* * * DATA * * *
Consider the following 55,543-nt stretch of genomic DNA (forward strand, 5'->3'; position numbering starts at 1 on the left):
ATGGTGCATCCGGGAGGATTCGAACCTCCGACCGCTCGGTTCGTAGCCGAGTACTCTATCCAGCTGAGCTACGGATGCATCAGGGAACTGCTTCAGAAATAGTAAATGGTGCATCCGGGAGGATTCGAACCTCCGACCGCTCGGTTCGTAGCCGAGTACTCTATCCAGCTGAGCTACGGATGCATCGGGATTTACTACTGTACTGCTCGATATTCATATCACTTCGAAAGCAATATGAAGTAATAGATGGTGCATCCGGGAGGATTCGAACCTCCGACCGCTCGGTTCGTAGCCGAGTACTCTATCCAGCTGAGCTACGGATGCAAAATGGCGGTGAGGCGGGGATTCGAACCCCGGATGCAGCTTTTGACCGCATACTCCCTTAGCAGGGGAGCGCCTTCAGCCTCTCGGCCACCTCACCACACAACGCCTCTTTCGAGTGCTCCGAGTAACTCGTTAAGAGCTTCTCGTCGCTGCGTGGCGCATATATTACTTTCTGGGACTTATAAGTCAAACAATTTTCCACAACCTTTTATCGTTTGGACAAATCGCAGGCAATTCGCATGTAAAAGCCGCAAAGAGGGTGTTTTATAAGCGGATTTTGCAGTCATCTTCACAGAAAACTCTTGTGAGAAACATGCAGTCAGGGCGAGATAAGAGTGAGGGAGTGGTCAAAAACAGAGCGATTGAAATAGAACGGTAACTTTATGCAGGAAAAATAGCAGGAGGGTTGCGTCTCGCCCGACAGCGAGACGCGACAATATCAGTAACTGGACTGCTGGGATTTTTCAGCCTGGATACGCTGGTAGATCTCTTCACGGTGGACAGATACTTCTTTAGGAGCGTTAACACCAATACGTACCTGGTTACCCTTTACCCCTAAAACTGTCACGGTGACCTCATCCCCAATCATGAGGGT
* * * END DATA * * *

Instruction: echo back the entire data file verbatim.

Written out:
Consider the following 55,543-nt stretch of genomic DNA (forward strand, 5'->3'; position numbering starts at 1 on the left):
ATGGTGCATCCGGGAGGATTCGAACCTCCGACCGCTCGGTTCGTAGCCGAGTACTCTATCCAGCTGAGCTACGGATGCATCAGGGAACTGCTTCAGAAATAGTAAATGGTGCATCCGGGAGGATTCGAACCTCCGACCGCTCGGTTCGTAGCCGAGTACTCTATCCAGCTGAGCTACGGATGCATCGGGATTTACTACTGTACTGCTCGATATTCATATCACTTCGAAAGCAATATGAAGTAATAGATGGTGCATCCGGGAGGATTCGAACCTCCGACCGCTCGGTTCGTAGCCGAGTACTCTATCCAGCTGAGCTACGGATGCAAAATGGCGGTGAGGCGGGGATTCGAACCCCGGATGCAGCTTTTGACCGCATACTCCCTTAGCAGGGGAGCGCCTTCAGCCTCTCGGCCACCTCACCACACAACGCCTCTTTCGAGTGCTCCGAGTAACTCGTTAAGAGCTTCTCGTCGCTGCGTGGCGCATATATTACTTTCTGGGACTTATAAGTCAAACAATTTTCCACAACCTTTTATCGTTTGGACAAATCGCAGGCAATTCGCATGTAAAAGCCGCAAAGAGGGTGTTTTATAAGCGGATTTTGCAGTCATCTTCACAGAAAACTCTTGTGAGAAACATGCAGTCAGGGCGAGATAAGAGTGAGGGAGTGGTCAAAAACAGAGCGATTGAAATAGAACGGTAACTTTATGCAGGAAAAATAGCAGGAGGGTTGCGTCTCGCCCGACAGCGAGACGCGACAATATCAGTAACTGGACTGCTGGGATTTTTCAGCCTGGATACGCTGGTAGATCTCTTCACGGTGGACAGATACTTCTTTAGGAGCGTTAACACCAATACGTACCTGGTTACCCTTTACCCCTAAAACTGTCACGGTGACCTCATCCCCAATCATGAGGGT